From an article in the Autumn 2008 Athelington, Horham & Redlingfield News
Some years ago a local history group published details from the census returns for a group of parishes, including the villages of Horham, Hoxne, Laxfield, Stradbroke and Wilby.
Nesta Evans and Norah Coleman were two of the contributors to People Poverty and Protest which looked at migration to America, the poor laws, village occupations and education.
In 1841 civil registration started in the UK, with details of people's birthplaces, family details, place of residence and occupation. This system of census has continued and evolved, providing information which can help us trace villagers and relatives. Every ten years a detailed survey takes place. The most recent results available to the public are for 1901. In 2011 the results for the 1911 census will become available to all.
Back in 1881 Horham had a population of 339 living within an area of 1,433 acres.
Edward Frere was the Rector and Henry Plant lived at the Red House. Mr William Baldry was the landlord at the Green Dragon and also worked as the village wheelwright. Charles
Bayles was a blacksmith and Mrs Mary Ann Beecroft kept the village shop and was post mistress.
Mrs Lucy Muttick was the landlady at the Eight Bells and George Clarke was the village boot and shoe maker. Mr Thomas Parke was the farmer at Hall Farm and Augustus Robert Roe was the miller, at the open trestle post mill. Augustus Turner also had a shop within the village and Mrs Mary Ann Roe was the mistress at the National School, which had been erected in 1857, for 90 children - the average attendance in 1883 was 63 pupils.
George Whatling was the village carrier to Ipswich on Thursdays, by pony and cart. Other villagers were also employed within the parish and the surrounding villages. Travelling any distance was a difficult process and the nearest railway station was at Eye - five miles away.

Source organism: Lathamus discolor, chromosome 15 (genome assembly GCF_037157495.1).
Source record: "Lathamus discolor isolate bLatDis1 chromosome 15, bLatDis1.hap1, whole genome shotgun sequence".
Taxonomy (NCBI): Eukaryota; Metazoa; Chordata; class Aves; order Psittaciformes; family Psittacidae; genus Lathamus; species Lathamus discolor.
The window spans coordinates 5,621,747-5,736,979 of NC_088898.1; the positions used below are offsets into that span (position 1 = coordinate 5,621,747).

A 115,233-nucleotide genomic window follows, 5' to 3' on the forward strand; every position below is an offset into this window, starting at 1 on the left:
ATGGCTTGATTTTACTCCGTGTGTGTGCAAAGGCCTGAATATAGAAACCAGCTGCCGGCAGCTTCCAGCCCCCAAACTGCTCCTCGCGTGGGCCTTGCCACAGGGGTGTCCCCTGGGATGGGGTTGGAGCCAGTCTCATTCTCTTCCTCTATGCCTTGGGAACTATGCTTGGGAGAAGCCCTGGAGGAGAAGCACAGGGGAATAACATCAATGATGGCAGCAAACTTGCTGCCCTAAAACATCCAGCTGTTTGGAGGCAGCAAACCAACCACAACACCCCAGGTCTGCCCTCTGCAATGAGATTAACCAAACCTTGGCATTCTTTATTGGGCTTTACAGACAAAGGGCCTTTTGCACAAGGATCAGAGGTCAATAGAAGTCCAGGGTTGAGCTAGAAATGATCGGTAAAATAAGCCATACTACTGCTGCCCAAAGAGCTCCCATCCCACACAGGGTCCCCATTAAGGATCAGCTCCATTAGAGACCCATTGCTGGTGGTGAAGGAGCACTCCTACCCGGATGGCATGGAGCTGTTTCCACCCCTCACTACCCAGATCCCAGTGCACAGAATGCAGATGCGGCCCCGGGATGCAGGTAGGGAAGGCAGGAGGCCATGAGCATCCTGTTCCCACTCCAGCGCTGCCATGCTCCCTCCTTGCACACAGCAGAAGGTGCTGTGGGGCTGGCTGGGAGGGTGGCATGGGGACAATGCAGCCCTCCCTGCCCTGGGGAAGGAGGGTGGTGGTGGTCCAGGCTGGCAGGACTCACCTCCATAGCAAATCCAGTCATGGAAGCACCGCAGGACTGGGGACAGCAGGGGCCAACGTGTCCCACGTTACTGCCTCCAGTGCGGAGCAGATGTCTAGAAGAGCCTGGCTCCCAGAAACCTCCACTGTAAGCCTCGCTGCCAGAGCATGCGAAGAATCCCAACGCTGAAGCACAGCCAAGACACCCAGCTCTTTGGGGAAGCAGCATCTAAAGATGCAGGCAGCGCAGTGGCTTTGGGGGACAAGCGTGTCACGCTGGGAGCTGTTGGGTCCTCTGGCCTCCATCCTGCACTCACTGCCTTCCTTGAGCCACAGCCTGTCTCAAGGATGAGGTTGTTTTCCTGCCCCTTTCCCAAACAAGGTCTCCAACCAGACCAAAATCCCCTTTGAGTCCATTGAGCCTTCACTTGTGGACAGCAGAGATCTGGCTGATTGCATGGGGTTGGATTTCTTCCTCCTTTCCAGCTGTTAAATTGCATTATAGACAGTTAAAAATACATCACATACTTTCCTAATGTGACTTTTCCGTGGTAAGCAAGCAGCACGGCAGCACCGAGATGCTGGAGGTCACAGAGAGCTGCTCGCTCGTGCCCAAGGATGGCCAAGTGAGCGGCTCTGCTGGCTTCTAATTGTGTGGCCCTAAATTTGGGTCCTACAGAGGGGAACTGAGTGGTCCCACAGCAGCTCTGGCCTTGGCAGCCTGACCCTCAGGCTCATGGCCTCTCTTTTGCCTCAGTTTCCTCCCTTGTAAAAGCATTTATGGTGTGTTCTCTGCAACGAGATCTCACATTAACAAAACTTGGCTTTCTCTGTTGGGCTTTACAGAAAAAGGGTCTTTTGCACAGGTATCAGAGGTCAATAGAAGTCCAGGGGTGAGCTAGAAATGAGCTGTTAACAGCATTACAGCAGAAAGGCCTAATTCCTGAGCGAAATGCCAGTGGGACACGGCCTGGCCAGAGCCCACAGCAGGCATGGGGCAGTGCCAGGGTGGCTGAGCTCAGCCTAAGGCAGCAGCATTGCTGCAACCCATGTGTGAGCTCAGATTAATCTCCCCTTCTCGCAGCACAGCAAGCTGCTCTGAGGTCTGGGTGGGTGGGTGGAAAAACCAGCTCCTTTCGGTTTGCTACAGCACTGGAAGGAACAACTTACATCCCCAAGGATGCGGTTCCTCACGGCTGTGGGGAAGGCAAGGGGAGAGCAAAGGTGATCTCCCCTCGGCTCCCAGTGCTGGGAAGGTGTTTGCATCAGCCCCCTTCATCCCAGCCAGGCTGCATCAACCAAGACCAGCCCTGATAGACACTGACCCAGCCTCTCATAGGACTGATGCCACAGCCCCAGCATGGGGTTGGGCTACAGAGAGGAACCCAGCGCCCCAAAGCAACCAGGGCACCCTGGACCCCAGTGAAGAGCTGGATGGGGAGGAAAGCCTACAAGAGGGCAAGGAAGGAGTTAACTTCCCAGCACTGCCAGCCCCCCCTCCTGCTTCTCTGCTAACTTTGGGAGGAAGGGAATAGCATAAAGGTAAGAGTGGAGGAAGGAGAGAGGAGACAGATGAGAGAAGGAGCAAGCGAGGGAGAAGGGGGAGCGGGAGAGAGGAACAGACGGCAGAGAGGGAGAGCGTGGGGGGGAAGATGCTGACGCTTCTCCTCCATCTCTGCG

At random I have selected a group of villagers from the parish listed in the 1881 census returns; you can obtain further details from the British Census on the internet.
Mary Ann Beecroft was born at Horham in 1824. She was a widow by the time of the census and her son Charles aged 25 farmed 25 acres, employing one man. They both lived at the post office and village shop.
Augustus Roe, the miller, had been born at Horham in 1853 and worked the mill with William Smith  who had been born at Laxfield. His wife Mary Ann Roe was employed as the school mistress and had been born in 1858 in Lincs. Augustus was the son of Robert Roe and his wife Mary Ann Button.
Many of you will remember old Mrs Roe, who lived in a bungalow near to the church, her husband was the miller at Horham. The post mill had an open trestle and stood on brick piers; it was first recorded in 1750 and was demolished in 1934, being one of the last working mills in Suffolk.
Thomas Parke farmed 148 acres with six men. He had been born in 1847 at Eye and was married to Rebecca  a native of Banham in Norfolk. Edward Gaymer Parke their son was born at Brome in 1872 and took his grandfather's surname as a second christian name. Parkes Farm still exists in Brome Street.
Rebecca was the daughter of cider maker William Gaymer and his wife Rebecca Page. Thomas and Rebecca also had a son William and two daughters Mary Alice and Katherine. Emma Abblet  of Wingfield and Emma Musk  of Stradbroke were employed as servants within the household and lived in.
Stephen Sparrow, aged 65, was an agricultural labourer and widower who lived with his sons Albert aged 18 and Arthur, 16. Many other villagers are recorded within the 1881 census and with a little bit of detective work connections can be made.